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Tuesday, October 12, 1999 Published at 10:02 GMT 11:02 UK


World: Europe

UN official shot dead in Kosovo

UN and Red Cross personnel quickly cordoned off the area

A United Nations staff member was shot dead on Monday evening in the Kosovo capital Pristina, ahead of UN Secretary General Kofi Annan's visit to the province.

Kosovo: Special Report
The man was gunned down in Mother Teresa Street - one of the city centre's busiest pedestrian thoroughfares - while taking a walk after dinner. It was his first day in the job.


BBC News' David Campanale: Shooting coincides with Kofi Annan's visit
The shooting came two days before the visit of the UN secretary-general, his first to Kosovo since it was effectively put under international control.

A UN spokesman said the victim had apparently been assaulted before being shot.

It turned he was Bulgarian national, wearing civilian clothes and carrying a US driving licence.

An international police officer said the victim had been asked for the time by a group of teen-agers, and he responded in Serbian.

The victim had arrived earlier in the day at the start of a civilian assignment with the UN mission, which alongside the Nato-led Kosovo Force (Kfor) is responsible for policing the province.

Annan tour


The victim "was a middle-aged, adult male, possibly of Albanian descent" - UN spokesman
Mr Annan is currently on a tour of the region and met Bosnia's multi-ethnic presidency in Sarajevo on Monday.

He was briefed on the progress the country has made in building peace and restoring civil society since the 1992-1995 war.

At a ceremony honouring all those who served as UN peacekeepers during the conflict, Mr Annan apologised for the world's failure to end the war in Bosnia sooner.

"No one laments more than we the failure of the international community to take decisive action to halt the suffering and end a war that had produced so many victims," he said. "The tragedy of Srebrenica will haunt our history forever."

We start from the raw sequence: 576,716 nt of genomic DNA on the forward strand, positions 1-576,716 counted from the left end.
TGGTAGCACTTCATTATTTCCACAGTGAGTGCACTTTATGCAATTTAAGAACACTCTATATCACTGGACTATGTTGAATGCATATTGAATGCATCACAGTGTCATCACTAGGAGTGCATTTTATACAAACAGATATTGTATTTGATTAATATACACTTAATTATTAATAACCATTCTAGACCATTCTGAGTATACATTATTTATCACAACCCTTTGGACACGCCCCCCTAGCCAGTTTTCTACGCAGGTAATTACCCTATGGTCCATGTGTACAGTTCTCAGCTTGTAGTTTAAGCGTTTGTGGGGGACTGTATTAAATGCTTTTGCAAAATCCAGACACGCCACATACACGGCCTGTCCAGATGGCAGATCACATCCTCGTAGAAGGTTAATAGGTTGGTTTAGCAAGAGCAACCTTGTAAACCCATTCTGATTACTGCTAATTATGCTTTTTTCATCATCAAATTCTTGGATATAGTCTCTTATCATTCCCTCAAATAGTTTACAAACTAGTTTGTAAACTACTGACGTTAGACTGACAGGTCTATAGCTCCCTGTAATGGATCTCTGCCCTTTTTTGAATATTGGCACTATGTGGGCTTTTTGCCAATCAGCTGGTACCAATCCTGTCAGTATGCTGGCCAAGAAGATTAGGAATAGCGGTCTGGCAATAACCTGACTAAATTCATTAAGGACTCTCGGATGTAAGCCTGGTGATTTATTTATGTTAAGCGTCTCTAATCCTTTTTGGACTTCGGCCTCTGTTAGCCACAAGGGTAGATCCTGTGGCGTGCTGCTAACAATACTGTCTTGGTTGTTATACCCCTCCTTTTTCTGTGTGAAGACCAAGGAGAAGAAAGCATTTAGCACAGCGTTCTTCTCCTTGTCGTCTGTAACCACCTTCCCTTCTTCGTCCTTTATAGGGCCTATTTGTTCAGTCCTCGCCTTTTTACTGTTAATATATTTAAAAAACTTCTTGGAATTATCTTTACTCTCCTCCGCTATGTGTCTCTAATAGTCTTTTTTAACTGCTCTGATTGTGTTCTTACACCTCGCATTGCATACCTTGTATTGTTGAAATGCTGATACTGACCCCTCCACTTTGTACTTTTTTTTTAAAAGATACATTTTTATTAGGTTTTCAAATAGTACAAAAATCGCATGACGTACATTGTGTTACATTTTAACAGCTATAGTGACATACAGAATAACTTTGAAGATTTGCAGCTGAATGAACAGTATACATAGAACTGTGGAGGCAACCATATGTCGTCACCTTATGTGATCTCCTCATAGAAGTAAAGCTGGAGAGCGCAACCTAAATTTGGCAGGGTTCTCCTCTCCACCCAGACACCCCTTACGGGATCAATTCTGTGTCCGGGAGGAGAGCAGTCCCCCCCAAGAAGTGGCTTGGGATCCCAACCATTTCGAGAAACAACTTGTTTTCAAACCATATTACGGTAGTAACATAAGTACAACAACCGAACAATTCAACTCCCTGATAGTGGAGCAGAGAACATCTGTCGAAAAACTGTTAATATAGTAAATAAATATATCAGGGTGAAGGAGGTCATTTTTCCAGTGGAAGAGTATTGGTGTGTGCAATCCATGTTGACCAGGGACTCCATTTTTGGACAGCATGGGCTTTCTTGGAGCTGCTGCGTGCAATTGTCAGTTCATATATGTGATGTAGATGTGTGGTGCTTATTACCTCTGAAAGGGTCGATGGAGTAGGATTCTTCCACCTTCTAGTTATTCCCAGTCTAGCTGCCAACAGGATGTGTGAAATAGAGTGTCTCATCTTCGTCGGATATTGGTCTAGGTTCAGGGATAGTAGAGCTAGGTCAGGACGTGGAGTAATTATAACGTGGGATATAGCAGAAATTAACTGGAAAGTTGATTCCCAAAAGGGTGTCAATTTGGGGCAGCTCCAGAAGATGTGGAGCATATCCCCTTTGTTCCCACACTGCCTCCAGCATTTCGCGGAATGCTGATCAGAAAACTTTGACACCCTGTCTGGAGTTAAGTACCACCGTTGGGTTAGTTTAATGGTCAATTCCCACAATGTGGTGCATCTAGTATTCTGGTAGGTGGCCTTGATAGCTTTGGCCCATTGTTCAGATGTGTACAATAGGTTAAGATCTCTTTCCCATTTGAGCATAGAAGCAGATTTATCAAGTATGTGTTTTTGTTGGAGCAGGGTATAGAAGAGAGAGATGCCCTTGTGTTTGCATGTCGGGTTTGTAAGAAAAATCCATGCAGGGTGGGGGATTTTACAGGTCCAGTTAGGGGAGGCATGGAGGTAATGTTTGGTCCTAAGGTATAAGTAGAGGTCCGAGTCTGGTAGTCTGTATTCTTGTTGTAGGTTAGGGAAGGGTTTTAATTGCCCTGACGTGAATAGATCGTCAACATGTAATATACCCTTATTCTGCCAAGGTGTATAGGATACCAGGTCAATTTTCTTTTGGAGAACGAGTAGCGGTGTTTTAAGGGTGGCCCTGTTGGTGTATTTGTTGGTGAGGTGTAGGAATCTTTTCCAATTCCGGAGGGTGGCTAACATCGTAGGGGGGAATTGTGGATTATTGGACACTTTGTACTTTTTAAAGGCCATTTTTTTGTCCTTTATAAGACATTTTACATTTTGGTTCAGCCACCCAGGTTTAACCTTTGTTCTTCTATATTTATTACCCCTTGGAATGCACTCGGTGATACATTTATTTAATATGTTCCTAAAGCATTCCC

For their part, Bosnia's three leaders gave their backing to an initiative to build a memorial to all UN personnel who lost their lives during the peacekeeping mission.

Tensions in Serbia

But it is the humanitarian challenge in Serbia which now commands the attention of international diplomacy.


[ image:  ]
With winter approaching, the European Union has approved a plan to provide heating oil to two towns controlled by the opposition in Serbia, whose power grid was badly damaged by Nato bombing earlier this year.

Nis and Pirot are to receive the fuel in spite of the current oil embargo on Yugoslavia.

But a number of opposition leaders have objected that future aid is being made dependent not only on a restoration of democracy in Serbia, but to the handing over of war crimes suspects.

The BBC Belgrade correspondent says the War Crimes Tribunal for the former Yugoslavia is seen by many as primarily set up to prosecute Serbs.


[ image: A rare appearance by Mr Milosevic]
A rare appearance by Mr Milosevic
The European plan has also been opposed by the United States, which fears it could help Mr Milosevic.

He made a speech fiercely denouncing his domestic opponents, in what was his first direct reaction to recent street protests calling for his resignation.

He said the opposition wanted to turn Serbia into a pro-Western colony.

"They are cowards and bootlickers, who are threatening to destroy what we have defended from Nato," Mr Milosevic said.

"The only thing they want is to push the country into a civil war."



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